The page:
Up at 6:00, left by 7:30 - our morning routine needed practice, as was to be expected. We left the village via the backstreets and started climbing. It wasn't long before we saw our first other hikers, The Green People (sadly I can't remember their names but they were a nice young French couple from the Alps with a lot of green kit), and then a few minutes later, a group of four French people with two dogs. We learnt early on the important lesson of `if you haven't seen a red and white flash for over a minute, you've gone wrong'. Just a short diversion and then embarassed laughter as we overtook everybody again. After 1000m of up, up, up we arrived at Bocca a Saltu (Boccas are like saddles or gaps, and feature heavily on the trail) and were greeted by our first spectacular views and a large scattered crowd of hikers taking lunch. So we did the same, and of course many photos had to be taken. For the next section, which included our first proper scrambling and one stretch requiring a chain, we adopted a short, easy-going French guy. We were much faster than him on the up as he didn't seem to like raising his breathing rate (fair enough) but he was a lot more nimble than us on the rocks. Every time we passed him he would say to us enthusiastically `Go, go, to the mountains'! Later in the day we met a group of English speaking Belgians who were on their last day of six (in the opposite direction) and had lost 3/4 of their party. I'm not surprised - the first few days for us contained some very challenging and long uphill stretches which must be a complete nightmare to descend.
Looking back over Calenzana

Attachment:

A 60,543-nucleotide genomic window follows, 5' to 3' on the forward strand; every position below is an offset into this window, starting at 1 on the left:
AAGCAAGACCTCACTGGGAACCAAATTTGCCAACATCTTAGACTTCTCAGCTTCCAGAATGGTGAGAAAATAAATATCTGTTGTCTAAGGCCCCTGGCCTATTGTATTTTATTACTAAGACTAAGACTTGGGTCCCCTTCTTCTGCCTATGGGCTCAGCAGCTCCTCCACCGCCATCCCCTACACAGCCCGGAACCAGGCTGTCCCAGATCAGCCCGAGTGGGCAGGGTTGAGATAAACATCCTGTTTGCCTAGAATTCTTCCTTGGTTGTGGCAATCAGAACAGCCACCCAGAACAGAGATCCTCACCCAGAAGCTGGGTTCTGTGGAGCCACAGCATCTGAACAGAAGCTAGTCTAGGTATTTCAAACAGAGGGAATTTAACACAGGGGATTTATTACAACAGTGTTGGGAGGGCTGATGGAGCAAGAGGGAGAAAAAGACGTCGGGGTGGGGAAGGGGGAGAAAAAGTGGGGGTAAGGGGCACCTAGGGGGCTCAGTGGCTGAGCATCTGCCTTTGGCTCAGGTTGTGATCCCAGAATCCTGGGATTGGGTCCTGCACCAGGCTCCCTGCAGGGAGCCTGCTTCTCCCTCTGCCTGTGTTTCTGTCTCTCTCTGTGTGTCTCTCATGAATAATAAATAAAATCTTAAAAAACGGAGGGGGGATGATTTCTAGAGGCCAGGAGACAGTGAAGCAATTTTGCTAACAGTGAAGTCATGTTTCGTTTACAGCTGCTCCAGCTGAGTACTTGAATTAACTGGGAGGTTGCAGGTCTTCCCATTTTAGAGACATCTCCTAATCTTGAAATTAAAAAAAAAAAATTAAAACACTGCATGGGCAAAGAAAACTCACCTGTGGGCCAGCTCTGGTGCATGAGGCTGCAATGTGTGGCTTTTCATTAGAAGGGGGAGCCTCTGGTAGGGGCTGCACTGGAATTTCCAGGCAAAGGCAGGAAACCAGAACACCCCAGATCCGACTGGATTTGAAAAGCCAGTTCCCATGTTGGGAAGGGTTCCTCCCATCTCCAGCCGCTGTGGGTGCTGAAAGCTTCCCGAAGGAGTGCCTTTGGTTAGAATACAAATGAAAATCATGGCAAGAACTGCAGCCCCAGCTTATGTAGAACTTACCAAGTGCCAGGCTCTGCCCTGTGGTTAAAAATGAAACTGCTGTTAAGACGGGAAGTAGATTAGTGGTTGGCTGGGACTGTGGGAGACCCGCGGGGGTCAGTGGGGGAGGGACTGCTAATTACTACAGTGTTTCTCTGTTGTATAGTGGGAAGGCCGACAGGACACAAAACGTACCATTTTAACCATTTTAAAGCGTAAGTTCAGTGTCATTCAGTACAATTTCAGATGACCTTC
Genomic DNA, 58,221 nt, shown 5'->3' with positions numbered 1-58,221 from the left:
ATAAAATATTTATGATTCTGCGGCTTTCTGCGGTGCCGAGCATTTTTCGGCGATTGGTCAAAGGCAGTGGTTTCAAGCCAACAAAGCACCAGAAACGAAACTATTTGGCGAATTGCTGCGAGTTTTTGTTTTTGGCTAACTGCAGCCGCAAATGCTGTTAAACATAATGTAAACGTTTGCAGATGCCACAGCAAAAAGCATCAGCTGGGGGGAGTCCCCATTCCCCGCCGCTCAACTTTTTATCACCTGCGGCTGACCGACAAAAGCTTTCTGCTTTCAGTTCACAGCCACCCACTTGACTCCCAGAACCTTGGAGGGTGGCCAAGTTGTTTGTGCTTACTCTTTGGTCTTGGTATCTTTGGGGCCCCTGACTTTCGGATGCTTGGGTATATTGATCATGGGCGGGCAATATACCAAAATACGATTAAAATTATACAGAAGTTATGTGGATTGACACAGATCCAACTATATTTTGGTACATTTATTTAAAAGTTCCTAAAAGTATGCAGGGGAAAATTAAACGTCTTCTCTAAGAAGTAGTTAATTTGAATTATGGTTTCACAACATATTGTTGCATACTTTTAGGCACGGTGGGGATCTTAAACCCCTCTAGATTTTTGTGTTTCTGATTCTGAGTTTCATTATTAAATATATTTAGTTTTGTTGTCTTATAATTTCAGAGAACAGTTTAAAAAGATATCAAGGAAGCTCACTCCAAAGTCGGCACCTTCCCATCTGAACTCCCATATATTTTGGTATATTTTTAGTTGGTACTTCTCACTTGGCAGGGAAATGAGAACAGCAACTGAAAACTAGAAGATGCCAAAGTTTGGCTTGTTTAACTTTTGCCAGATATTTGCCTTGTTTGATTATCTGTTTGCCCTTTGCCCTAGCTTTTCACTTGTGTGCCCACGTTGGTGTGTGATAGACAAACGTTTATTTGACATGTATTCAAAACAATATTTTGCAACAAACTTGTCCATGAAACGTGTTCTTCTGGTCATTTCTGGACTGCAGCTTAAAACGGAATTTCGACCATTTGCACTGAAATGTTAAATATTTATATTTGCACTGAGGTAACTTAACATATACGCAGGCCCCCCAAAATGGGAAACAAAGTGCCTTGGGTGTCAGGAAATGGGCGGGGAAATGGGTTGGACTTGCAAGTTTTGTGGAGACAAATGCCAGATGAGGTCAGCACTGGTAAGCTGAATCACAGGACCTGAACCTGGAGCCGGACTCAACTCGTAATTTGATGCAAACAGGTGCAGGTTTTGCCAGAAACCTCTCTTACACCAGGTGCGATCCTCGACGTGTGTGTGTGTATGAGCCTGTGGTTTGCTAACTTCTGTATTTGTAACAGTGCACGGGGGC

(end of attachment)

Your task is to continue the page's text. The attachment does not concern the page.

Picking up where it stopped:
Our arrival at the second bocca signalled an end to the scrambling and much to our delight we were now higher than the UK. We encountered a goat herd, which we followed to the refuge. This was pretty much as expected, with plenty of little camping spots worked into the hillside as if it were a landscape garden. Just a couple of unpleasant findings - the shower was freezing cold and the toilet was in the style of what Jack referred to as a `French campsite toilet' - no seat, just a ceramic hole in the ground. The gardien(ne?) was nice and appreciated our pidgin French, we bought oranges and cake from her. Jack and I raided the small collection of left books and magazines in the refuge and I spent the evening sitting on the terrace and reading a French novel in order to remind myself of all the vocabulary I'd forgotten. I was very much wishing I knew enough to join in the lively conversation between the rest of the walkers, most of whom were French/Corsican and all of whom spoke French, or so it seemed. The clouds rolled in quite early in the afternoon and the temperature dropped. Jack and I were unpleasantly surprised at how cold it can get on a seemingly mild day at altitude, and Jack was starting to think he should perhaps have bought a little more clothing, a pair of trousers in particular!